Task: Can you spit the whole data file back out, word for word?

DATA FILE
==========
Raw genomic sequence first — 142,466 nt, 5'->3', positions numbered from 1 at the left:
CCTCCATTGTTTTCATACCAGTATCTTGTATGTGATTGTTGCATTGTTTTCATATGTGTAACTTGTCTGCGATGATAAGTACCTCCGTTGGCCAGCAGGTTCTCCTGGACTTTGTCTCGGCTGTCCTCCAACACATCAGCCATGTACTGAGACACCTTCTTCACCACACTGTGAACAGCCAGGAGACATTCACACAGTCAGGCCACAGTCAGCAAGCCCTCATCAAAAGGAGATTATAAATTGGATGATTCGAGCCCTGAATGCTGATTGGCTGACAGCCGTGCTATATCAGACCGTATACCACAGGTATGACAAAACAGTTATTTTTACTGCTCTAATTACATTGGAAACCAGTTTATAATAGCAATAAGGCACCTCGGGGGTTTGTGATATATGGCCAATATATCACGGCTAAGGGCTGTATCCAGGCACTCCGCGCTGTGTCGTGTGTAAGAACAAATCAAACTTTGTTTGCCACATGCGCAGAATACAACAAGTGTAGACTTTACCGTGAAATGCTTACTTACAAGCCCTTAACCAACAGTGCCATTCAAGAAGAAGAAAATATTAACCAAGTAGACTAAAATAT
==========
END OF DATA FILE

Raw genomic sequence first — 142,466 nt, 5'->3', positions numbered from 1 at the left:
CCTCCATTGTTTTCATACCAGTATCTTGTATGTGATTGTTGCATTGTTTTCATATGTGTAACTTGTCTGCGATGATAAGTACCTCCGTTGGCCAGCAGGTTCTCCTGGACTTTGTCTCGGCTGTCCTCCAACACATCAGCCATGTACTGAGACACCTTCTTCACCACACTGTGAACAGCCAGGAGACATTCACACAGTCAGGCCACAGTCAGCAAGCCCTCATCAAAAGGAGATTATAAATTGGATGATTCGAGCCCTGAATGCTGATTGGCTGACAGCCGTGCTATATCAGACCGTATACCACAGGTATGACAAAACAGTTATTTTTACTGCTCTAATTACATTGGAAACCAGTTTATAATAGCAATAAGGCACCTCGGGGGTTTGTGATATATGGCCAATATATCACGGCTAAGGGCTGTATCCAGGCACTCCGCGCTGTGTCGTGTGTAAGAACAAATCAAACTTTGTTTGCCACATGCGCAGAATACAACAAGTGTAGACTTTACCGTGAAATGCTTACTTACAAGCCCTTAACCAACAGTGCCATTCAAGAAGAAGAAAATATTAACCAAGTAGACTAAAATAT